Defense of the grid, another front for Ukraine

“Am I really like a hero? », Yuri sighed (he requested anonymity), wondering if the compliments he’d received over the months were a bit exaggerated. He was buxom, heavy on his feet, with his hat pressed down on his head, and never risked his life on the front line. He never thought about being a war hero… until the war caught up with him on October 10, 2022, when the Russians began attacking the Ukrainian power grid.

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The 50-year-old engineer was illustrated on another front opened up in the fall, the defense of civilian infrastructure.he manages a “Substation”or “source post”, in central Ukraine (the exact location cannot be specified for security reasons), it converts high-voltage electricity from power stations to low-voltage electricity for distribution to homes and businesses. The huge power hub, which covers about 10 hectares and supplies power to nearly 600,000 homes, has been hit twice. The place is under high security and is now protected by armed men. Yuri and his team defend the country by securing the space station.

“Watch out for shrapnel”, in the month of January, engineers warned as they walked under the spidery cables that some 330,000 volts passed with a slight hum. His job overnight became one of the most exposed of the war. “The main change is that every morning we go to work thinking a missile might be falling on us”he admitted.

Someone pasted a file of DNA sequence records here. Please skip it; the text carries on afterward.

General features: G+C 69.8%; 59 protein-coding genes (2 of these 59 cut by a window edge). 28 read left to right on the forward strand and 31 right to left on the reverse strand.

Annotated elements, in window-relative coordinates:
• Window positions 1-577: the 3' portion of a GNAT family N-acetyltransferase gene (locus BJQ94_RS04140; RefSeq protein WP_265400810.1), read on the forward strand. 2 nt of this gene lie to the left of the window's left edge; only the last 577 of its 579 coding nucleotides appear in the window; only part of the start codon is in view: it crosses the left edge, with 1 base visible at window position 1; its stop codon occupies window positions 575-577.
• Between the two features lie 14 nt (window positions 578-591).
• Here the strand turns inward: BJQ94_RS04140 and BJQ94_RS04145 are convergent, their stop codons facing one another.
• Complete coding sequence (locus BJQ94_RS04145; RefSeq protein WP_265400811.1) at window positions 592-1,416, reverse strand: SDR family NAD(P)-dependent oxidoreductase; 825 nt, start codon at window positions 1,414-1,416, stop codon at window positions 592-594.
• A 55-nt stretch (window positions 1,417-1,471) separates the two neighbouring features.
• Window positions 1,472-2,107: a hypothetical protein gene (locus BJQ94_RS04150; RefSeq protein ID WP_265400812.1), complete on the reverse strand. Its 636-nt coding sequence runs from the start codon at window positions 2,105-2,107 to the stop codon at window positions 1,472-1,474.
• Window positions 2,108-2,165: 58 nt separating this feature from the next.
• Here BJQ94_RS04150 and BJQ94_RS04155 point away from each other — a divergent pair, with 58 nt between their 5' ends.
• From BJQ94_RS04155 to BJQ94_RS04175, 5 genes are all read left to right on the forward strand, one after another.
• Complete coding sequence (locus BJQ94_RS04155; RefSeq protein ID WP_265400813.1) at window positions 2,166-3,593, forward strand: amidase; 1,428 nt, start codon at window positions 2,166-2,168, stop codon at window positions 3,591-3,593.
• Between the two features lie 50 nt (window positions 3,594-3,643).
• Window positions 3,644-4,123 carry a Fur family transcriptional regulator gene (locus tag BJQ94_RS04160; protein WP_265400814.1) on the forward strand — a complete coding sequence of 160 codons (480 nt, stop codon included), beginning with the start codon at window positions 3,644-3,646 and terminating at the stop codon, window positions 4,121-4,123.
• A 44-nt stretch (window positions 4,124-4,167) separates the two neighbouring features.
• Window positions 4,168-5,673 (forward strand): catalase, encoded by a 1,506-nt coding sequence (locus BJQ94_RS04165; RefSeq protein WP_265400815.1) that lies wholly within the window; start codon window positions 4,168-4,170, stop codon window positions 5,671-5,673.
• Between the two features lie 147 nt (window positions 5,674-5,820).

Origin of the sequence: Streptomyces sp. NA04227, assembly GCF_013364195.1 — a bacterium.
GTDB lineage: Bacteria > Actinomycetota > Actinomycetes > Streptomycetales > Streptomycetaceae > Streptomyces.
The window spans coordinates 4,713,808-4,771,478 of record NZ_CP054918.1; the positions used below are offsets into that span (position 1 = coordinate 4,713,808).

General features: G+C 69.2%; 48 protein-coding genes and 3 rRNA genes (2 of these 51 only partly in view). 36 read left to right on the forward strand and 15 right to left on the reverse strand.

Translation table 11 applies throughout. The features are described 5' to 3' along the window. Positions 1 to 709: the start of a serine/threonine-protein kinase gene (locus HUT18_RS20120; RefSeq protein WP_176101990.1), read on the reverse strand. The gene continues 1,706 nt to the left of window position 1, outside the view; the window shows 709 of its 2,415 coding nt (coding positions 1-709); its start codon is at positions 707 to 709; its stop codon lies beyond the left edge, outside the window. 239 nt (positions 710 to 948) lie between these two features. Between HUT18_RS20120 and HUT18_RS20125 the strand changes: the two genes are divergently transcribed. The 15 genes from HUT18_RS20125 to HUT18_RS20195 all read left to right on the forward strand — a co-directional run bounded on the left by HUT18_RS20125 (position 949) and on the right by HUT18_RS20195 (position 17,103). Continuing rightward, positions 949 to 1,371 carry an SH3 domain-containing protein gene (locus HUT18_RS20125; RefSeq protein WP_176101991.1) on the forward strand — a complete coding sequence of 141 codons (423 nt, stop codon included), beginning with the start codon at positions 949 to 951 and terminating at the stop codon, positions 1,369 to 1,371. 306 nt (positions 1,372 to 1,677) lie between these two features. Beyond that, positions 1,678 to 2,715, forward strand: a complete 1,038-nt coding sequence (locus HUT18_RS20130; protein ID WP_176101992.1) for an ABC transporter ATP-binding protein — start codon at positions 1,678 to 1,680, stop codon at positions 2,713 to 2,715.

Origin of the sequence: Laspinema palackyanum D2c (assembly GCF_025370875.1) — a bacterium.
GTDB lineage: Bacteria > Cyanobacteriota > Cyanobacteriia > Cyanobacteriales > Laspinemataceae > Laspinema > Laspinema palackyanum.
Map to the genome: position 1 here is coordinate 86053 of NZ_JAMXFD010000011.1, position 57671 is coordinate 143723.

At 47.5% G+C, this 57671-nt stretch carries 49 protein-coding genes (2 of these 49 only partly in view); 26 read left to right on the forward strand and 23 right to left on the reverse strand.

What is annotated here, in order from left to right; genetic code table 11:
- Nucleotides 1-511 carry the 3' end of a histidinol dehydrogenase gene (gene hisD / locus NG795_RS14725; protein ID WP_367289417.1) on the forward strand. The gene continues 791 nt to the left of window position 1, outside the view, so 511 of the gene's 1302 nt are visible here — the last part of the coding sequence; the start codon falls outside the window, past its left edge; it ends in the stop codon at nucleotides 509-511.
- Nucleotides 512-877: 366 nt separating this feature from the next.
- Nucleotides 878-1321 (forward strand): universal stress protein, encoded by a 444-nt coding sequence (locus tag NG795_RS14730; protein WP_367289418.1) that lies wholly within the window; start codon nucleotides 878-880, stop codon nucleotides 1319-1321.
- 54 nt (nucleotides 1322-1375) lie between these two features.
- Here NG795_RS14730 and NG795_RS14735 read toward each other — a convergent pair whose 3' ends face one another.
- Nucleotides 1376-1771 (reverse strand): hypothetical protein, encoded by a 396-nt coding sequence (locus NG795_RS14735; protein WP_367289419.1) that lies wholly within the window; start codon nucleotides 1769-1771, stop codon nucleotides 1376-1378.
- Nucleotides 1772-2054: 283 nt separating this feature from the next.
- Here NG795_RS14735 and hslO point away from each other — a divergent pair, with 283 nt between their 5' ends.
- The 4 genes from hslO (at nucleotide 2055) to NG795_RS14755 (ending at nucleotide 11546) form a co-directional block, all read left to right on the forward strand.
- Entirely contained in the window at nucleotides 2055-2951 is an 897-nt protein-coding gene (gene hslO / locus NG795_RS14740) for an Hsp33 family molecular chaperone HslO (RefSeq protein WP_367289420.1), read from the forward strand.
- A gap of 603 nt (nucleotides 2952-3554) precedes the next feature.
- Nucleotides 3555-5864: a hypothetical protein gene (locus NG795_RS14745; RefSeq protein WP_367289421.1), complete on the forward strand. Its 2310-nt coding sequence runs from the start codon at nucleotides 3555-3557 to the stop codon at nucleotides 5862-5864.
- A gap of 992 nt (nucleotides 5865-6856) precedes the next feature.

open air

As the master of the source station, he has never received so much praise and attracted so much curiosity in his life. His neighbors took the opportunity to ask him if there would be a power outage during the day and for how long, a bit like he became the “Mr. Weather” of electricity.Yuri said he needed this comfort because “Rebuilding something that could be destroyed in days or weeks is sometimes frustrating”.

January 20, 2023. Yuri has been working day and night at a power plant in central Ukraine since the beginning of the Russian invasion.

With their guts open, these spring-fed power plants are more vulnerable to sabotage than coal-fired power plants, which stand behind thick walls like fortresses. They’ve all been hit by missiles or kamikaze drones at least once.

“The Russians don’t have enough weapons to wipe out millions of Ukrainians, so they are attacking the power grid which is a critical infrastructure, Volodymyr Kudrytskyi says, The young president of Ukrenergo, a public company that manages the country’s electricity transmission network. Without electricity, there would be no water, no heat, no modern civilization. »

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